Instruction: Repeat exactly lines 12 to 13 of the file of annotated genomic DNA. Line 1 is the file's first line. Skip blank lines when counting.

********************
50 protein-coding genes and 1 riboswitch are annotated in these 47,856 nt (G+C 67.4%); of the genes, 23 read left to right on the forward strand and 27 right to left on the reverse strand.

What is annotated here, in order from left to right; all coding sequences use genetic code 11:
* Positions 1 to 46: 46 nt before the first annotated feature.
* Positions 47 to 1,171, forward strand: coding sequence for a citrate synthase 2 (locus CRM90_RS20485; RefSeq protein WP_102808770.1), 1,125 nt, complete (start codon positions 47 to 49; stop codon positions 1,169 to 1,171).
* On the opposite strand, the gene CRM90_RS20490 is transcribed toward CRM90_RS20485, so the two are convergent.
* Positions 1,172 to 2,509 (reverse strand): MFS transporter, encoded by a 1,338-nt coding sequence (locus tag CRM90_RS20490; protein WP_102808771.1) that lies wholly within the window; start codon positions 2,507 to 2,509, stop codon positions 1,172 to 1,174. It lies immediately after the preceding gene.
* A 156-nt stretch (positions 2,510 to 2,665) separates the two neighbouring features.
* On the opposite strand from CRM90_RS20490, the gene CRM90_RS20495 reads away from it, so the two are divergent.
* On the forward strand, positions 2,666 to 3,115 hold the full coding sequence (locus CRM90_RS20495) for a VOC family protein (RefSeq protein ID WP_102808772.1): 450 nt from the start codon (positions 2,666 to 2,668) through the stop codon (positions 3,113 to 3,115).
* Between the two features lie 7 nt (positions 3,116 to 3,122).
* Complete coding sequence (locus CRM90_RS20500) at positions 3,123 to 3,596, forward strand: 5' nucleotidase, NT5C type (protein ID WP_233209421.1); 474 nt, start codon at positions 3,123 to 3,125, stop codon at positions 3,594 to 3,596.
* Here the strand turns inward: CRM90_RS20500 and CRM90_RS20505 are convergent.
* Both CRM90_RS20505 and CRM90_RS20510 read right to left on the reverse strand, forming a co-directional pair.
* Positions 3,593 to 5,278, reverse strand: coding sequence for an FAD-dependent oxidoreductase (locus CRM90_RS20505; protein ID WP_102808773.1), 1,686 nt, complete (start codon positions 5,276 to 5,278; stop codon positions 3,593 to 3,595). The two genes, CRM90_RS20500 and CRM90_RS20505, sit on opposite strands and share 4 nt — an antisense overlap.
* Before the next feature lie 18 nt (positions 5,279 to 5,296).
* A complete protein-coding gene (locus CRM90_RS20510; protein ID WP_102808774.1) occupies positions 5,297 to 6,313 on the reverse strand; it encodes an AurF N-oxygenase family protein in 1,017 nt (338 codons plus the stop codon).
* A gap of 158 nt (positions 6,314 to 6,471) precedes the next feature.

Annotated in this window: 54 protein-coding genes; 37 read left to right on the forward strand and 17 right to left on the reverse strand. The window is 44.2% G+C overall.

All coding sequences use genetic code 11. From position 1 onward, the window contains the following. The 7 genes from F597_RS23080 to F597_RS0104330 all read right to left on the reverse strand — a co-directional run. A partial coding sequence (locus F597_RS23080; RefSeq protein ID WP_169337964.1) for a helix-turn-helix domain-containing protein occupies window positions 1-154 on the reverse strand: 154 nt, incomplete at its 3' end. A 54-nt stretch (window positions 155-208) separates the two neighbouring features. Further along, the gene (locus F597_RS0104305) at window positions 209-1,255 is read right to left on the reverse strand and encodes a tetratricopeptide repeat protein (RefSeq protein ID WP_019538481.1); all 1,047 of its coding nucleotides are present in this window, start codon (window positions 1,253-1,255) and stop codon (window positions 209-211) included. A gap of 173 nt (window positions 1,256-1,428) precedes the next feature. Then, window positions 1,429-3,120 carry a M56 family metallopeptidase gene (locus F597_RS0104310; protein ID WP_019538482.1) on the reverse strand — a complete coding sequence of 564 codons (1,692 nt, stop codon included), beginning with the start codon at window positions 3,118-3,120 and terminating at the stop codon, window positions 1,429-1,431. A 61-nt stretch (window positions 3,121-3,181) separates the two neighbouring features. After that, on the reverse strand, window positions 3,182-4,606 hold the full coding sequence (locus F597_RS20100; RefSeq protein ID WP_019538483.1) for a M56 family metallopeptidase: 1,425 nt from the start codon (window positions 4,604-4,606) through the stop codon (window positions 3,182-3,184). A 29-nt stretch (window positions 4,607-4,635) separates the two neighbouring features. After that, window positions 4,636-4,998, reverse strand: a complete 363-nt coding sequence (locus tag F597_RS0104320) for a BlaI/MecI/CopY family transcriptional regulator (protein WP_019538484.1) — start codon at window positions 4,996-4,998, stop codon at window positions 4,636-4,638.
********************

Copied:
* Here the strand turns inward: CRM90_RS20500 and CRM90_RS20505 are convergent.
* Both CRM90_RS20505 and CRM90_RS20510 read right to left on the reverse strand, forming a co-directional pair.